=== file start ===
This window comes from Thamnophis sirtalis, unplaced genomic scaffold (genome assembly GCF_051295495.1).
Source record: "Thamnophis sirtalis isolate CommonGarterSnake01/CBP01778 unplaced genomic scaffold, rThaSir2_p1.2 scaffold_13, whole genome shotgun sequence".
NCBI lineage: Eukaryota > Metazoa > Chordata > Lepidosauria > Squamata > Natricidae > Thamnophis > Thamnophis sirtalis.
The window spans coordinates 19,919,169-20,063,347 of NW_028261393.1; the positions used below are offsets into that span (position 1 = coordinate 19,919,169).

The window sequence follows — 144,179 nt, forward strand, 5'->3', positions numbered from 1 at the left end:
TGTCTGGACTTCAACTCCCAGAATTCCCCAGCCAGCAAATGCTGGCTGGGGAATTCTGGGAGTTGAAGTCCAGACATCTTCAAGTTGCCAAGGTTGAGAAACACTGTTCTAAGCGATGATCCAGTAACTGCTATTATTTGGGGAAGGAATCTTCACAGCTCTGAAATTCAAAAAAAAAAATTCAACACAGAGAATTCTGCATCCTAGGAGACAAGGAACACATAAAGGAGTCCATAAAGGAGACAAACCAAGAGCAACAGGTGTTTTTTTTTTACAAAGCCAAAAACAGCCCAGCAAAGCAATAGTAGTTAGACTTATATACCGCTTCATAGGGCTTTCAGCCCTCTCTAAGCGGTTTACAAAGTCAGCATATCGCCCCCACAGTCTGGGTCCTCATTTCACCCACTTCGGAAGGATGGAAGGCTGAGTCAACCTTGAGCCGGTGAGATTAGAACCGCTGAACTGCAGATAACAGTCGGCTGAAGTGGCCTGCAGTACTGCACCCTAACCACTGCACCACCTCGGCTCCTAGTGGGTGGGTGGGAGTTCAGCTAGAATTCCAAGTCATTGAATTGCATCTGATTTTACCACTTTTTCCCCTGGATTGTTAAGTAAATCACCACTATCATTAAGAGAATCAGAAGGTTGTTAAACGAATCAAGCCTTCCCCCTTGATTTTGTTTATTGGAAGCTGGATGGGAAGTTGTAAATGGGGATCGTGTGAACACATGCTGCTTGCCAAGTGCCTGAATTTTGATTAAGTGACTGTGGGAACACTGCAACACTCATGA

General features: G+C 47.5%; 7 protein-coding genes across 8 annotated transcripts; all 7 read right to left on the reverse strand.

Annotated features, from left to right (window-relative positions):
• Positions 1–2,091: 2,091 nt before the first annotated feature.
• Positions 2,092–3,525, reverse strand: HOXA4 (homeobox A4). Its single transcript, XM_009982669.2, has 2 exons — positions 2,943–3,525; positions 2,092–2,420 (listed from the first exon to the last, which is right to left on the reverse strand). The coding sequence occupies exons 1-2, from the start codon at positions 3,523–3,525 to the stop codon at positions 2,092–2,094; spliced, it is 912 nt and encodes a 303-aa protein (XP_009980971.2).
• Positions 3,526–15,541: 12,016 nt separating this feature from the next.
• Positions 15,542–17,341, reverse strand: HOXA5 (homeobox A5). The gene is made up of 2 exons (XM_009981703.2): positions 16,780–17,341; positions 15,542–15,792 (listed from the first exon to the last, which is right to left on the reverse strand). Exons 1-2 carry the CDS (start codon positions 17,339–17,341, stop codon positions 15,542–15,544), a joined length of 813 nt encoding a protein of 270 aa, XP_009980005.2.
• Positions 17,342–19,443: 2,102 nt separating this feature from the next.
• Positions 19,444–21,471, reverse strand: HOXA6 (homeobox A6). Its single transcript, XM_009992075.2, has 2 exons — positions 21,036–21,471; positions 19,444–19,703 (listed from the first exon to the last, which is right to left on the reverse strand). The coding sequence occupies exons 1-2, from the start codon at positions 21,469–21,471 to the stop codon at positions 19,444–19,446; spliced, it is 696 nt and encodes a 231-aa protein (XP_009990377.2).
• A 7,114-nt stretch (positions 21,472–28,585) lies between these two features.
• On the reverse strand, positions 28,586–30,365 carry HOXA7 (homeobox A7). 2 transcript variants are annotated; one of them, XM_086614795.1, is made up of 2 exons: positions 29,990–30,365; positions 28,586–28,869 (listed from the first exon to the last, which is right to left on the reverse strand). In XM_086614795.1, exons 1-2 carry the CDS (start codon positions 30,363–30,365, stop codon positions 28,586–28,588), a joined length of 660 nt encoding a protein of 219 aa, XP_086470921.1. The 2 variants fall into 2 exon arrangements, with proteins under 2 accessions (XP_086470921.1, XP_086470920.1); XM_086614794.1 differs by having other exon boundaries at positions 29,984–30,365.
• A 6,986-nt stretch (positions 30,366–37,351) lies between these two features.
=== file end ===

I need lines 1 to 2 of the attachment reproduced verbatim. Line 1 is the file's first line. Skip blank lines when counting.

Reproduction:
This window comes from Thamnophis sirtalis, unplaced genomic scaffold (genome assembly GCF_051295495.1).
Source record: "Thamnophis sirtalis isolate CommonGarterSnake01/CBP01778 unplaced genomic scaffold, rThaSir2_p1.2 scaffold_13, whole genome shotgun sequence".